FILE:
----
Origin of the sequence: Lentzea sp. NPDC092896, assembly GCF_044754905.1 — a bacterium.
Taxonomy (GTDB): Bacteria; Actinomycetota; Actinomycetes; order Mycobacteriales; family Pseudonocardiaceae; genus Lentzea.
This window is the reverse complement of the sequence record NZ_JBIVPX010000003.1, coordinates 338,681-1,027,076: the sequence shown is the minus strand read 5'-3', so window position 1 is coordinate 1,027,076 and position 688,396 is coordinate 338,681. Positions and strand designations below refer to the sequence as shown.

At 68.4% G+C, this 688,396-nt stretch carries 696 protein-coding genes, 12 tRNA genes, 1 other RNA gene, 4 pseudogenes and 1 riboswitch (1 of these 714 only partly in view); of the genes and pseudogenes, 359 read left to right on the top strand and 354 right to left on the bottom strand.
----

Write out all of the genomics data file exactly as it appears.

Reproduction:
Origin of the sequence: Lentzea sp. NPDC092896, assembly GCF_044754905.1 — a bacterium.
Taxonomy (GTDB): Bacteria; Actinomycetota; Actinomycetes; order Mycobacteriales; family Pseudonocardiaceae; genus Lentzea.
This window is the reverse complement of the sequence record NZ_JBIVPX010000003.1, coordinates 338,681-1,027,076: the sequence shown is the minus strand read 5'-3', so window position 1 is coordinate 1,027,076 and position 688,396 is coordinate 338,681. Positions and strand designations below refer to the sequence as shown.

At 68.4% G+C, this 688,396-nt stretch carries 696 protein-coding genes, 12 tRNA genes, 1 other RNA gene, 4 pseudogenes and 1 riboswitch (1 of these 714 only partly in view); of the genes and pseudogenes, 359 read left to right on the top strand and 354 right to left on the bottom strand.